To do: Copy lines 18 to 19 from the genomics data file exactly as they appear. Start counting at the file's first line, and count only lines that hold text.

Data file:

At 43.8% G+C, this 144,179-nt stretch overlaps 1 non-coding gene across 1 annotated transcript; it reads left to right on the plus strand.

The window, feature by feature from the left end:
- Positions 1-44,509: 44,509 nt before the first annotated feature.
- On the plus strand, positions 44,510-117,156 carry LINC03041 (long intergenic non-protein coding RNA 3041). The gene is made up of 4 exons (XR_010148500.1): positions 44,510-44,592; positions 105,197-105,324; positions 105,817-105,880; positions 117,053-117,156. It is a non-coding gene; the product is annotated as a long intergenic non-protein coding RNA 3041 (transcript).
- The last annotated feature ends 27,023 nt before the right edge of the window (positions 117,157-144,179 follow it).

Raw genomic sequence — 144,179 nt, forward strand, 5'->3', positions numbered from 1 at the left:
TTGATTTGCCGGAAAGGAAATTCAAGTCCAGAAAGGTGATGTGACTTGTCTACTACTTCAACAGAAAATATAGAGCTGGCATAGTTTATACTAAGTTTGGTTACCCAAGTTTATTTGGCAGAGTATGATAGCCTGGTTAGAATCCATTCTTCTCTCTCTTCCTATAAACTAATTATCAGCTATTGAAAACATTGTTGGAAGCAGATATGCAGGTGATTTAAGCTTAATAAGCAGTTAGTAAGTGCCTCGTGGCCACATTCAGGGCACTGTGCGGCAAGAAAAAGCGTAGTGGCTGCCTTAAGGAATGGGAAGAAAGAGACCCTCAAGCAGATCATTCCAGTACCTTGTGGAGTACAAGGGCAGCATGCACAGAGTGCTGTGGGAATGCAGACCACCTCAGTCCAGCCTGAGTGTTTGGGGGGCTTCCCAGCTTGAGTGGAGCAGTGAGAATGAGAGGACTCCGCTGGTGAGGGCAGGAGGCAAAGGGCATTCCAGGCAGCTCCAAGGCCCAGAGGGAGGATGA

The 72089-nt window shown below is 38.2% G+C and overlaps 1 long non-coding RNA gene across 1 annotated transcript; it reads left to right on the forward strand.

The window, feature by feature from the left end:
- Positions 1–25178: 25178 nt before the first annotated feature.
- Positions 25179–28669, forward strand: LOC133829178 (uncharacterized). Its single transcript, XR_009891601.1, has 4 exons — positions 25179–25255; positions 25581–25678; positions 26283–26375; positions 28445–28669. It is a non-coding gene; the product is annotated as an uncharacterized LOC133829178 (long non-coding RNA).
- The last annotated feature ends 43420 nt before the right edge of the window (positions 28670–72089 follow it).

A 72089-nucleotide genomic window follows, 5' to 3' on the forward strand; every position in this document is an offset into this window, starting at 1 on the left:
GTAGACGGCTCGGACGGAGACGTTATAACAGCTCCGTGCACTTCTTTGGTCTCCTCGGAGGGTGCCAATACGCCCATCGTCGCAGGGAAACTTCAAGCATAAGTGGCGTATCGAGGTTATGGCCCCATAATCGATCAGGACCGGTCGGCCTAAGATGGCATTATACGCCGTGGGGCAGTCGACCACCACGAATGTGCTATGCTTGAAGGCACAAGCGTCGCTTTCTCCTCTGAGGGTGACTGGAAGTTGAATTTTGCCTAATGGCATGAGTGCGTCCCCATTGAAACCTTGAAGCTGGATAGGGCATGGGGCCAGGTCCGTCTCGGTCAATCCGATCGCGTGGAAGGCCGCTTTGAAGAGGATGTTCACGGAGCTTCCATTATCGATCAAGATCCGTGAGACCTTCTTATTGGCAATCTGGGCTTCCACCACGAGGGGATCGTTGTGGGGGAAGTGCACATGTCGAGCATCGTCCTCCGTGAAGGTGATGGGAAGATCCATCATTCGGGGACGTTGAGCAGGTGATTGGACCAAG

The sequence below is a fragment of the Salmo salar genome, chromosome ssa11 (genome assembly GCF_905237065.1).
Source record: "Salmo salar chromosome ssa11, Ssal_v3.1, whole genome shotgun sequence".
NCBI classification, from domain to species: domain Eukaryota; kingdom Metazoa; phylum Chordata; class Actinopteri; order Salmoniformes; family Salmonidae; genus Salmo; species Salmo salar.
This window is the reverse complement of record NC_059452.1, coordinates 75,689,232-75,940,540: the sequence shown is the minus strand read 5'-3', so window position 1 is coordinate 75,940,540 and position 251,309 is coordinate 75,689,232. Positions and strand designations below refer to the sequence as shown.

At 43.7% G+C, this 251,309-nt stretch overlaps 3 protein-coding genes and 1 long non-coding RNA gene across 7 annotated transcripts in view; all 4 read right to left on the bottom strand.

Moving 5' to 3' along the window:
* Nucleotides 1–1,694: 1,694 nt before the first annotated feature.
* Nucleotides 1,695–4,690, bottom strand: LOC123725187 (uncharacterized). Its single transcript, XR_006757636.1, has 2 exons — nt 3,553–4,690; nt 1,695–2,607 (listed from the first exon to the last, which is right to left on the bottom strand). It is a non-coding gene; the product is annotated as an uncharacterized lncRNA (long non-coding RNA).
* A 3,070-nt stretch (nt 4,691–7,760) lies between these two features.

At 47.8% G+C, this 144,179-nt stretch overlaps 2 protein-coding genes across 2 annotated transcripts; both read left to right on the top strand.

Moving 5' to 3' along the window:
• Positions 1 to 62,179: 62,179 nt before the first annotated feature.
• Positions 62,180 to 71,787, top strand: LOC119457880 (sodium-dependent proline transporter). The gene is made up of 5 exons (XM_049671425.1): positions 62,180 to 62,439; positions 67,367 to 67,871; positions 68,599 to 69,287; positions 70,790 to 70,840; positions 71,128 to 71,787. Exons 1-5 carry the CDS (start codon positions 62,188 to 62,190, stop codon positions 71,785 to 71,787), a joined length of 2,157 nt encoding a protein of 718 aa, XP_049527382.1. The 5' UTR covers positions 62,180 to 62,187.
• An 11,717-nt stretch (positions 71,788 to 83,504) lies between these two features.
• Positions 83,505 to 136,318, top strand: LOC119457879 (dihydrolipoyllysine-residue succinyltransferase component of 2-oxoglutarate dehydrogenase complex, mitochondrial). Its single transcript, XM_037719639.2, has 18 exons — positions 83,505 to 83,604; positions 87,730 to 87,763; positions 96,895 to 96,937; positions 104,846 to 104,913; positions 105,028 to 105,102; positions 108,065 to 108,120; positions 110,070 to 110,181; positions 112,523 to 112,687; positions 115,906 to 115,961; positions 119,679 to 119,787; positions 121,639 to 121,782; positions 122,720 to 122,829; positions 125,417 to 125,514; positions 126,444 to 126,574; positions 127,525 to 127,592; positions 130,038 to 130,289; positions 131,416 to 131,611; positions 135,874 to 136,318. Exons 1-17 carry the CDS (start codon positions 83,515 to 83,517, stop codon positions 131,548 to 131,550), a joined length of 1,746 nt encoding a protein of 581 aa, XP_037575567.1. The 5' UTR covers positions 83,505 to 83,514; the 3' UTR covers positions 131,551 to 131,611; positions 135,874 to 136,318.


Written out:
This window is the reverse complement of record NC_059452.1, coordinates 75,689,232-75,940,540: the sequence shown is the minus strand read 5'-3', so window position 1 is coordinate 75,940,540 and position 251,309 is coordinate 75,689,232. Positions and strand designations below refer to the sequence as shown.

At 43.7% G+C, this 251,309-nt stretch overlaps 3 protein-coding genes and 1 long non-coding RNA gene across 7 annotated transcripts in view; all 4 read right to left on the bottom strand.